Along with food, having a stable form of shelter is a fundamental human need. How can anyone be productive if they do not have a place to reside and sleep in safety? How can society function efficiently if the people we need to provide essential services, must travel hours to their workplace? How can parents bring up a family if there is no stability in where they sleep because they are always under threat of a forced move? How can anyone manage the emotional, physiological or traumatic events that happen in life if their primal need of stable shelter is not met?Analysis by SGS Economics indicates a benefit-cost ratio of 7:1 in respect to the economic benefit to the community of providing public, social and affordable housing in the right locations. Governments typically look for benefit-cost ratios of 5:1 and above when endorsing regulatory or project initiatives for further deliberation and implementationWell-placed affordable housing for key workers (such as firefighters, nurses, teachers and police officers), located in areas where society needs their services, and social housing, where tenants have ready access to existing infrastructure, services and jobs also makes good and rational business sense.
It is estimated that the current affordable/social housing shortfall nationally is around 200,000 new dwellings. At an average total cost (including land) of $500,000 per dwelling, the potential size of this segment alone (excluding private rental housing) is in the order of $100 billion.
Given the quantum of the money involved, our government, just like America, needs to attract private capital into any solution, and to do that, it must accept that private capital will need to achieve market returns (relative to the risks).
Now don’t get me wrong. While I, like many other Australians, feel for the people that are currently under housing stress (paying more than 30% of their income on rental) or for those that are homeless, I am looking at this through a long term economic lens not the humanistic one. If we do not invest in this type of housing now, it will cost future generations billions of dollars in additional social service support costs.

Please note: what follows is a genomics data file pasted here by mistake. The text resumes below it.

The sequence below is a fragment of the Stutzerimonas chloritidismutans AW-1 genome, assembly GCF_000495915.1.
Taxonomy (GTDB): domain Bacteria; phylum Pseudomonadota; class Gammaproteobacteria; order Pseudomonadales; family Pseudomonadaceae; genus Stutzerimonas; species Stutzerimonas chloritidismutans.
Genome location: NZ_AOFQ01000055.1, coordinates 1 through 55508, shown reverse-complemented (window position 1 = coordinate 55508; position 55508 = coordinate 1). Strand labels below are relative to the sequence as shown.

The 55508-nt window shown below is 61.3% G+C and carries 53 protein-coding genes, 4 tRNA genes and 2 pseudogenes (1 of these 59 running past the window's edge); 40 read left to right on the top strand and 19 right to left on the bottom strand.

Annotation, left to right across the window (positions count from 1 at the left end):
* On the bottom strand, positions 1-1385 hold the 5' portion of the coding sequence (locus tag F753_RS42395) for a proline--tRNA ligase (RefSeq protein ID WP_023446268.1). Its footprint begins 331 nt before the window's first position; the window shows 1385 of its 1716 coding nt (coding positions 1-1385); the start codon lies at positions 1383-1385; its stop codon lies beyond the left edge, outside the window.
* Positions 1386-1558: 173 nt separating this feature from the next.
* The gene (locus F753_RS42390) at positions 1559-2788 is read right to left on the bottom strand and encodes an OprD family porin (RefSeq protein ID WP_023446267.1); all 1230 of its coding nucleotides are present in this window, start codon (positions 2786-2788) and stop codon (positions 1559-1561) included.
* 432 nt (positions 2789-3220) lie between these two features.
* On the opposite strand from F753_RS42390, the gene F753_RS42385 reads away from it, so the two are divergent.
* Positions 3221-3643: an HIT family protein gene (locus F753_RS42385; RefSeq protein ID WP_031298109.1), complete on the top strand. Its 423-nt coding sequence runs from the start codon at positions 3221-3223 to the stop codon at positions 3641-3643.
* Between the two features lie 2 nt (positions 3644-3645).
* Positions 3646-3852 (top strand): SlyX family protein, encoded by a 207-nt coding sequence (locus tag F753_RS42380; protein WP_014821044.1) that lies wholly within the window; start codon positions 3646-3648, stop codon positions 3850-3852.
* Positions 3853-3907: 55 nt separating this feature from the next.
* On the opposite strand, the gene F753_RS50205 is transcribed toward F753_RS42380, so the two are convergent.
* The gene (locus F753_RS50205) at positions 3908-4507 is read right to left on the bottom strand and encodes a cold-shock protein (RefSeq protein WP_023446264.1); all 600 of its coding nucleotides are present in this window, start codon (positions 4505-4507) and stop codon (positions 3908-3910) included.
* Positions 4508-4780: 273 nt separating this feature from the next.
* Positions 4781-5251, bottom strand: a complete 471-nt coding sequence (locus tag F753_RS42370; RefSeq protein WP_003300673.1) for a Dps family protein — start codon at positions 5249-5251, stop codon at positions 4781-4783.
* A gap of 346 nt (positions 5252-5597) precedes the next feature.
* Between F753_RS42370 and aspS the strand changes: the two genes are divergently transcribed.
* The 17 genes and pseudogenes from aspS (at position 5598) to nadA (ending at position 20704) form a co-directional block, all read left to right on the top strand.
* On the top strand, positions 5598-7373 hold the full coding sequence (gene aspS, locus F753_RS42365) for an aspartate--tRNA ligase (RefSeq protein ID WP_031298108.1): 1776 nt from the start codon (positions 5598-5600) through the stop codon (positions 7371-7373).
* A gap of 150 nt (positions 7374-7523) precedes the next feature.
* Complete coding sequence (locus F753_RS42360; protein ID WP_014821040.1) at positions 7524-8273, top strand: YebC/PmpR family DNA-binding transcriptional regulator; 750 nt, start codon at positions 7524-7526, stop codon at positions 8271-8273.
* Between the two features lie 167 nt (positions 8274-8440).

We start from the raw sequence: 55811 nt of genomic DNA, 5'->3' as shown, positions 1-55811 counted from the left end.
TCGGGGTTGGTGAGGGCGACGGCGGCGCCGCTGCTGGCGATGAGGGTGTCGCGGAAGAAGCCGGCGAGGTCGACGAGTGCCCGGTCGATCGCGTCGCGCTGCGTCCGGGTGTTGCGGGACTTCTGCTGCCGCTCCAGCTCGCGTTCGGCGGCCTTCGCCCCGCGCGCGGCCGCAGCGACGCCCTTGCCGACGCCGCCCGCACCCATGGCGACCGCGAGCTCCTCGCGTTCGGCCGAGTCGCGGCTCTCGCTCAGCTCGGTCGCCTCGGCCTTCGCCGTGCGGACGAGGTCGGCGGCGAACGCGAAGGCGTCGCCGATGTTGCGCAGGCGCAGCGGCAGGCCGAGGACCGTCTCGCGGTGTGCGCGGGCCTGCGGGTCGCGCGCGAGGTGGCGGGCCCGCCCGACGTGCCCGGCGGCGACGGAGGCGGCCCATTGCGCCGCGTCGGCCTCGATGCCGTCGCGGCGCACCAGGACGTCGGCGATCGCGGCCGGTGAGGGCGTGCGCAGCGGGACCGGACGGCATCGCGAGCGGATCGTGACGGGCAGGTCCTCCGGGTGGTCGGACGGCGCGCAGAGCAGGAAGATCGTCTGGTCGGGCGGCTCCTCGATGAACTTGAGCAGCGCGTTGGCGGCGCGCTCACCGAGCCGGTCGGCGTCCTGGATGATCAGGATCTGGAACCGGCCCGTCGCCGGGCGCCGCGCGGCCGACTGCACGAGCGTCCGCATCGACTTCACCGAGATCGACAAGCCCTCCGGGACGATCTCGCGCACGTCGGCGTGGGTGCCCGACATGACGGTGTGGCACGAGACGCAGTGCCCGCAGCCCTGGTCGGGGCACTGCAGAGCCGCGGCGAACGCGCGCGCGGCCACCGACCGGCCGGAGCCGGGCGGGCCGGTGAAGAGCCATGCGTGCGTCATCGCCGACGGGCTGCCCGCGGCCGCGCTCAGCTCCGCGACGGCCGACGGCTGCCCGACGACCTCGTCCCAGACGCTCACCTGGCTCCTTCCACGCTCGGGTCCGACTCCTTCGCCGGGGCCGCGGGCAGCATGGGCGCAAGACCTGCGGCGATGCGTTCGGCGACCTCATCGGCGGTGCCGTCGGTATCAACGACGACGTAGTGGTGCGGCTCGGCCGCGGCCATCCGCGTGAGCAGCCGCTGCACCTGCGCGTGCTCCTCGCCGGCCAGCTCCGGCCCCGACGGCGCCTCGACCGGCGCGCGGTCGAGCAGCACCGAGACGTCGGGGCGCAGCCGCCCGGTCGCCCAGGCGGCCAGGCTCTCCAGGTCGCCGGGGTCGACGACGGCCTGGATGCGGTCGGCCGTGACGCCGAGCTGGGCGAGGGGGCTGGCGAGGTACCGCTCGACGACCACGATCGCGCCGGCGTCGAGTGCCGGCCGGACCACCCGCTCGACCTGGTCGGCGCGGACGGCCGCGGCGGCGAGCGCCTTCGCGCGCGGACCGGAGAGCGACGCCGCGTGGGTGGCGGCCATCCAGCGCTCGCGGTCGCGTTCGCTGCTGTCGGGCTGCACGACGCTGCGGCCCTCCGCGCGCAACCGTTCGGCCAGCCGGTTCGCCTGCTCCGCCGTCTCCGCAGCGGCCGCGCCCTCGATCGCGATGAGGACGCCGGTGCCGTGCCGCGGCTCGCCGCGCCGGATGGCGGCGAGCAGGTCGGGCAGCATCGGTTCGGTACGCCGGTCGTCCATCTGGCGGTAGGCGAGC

It’s great to see the current Federal Government taking steps towards providing a framework which could unlock significant investment in this critical economic infrastructure. The establishment of the National Housing Finance and Investment Corporation (NHFIC) to provide long-term, low cost finance to support more affordable rental housing is a positive step to attract institutional investment. However, because it relates only to debt funding (rather than equity) a co-financed bond aggregator model can only yield a limited amount of additional supply.
Budget moves indicate that for the first time in almost a decade, our Federal Government is up for real leadership in the social and affordable housing space. But they need to keep up the momentum. The NHFIC needs to expand its brief to encourage equity investment by institutions in owning and renting a range of housing types that include social and affordable housing. This can only be done by a paradigm shift in thinking to find new solutions for funding this critical economic infrastructure.
In New York, a person earning less than $22,000 US per year pays only $125 per week rental while for the same apartment in the same building, the market rent is $750 per week. We need a similar system developed in Australia.
We cannot afford to wait any longer to start fixing this problem because we have already wasted several decades in doing nothing.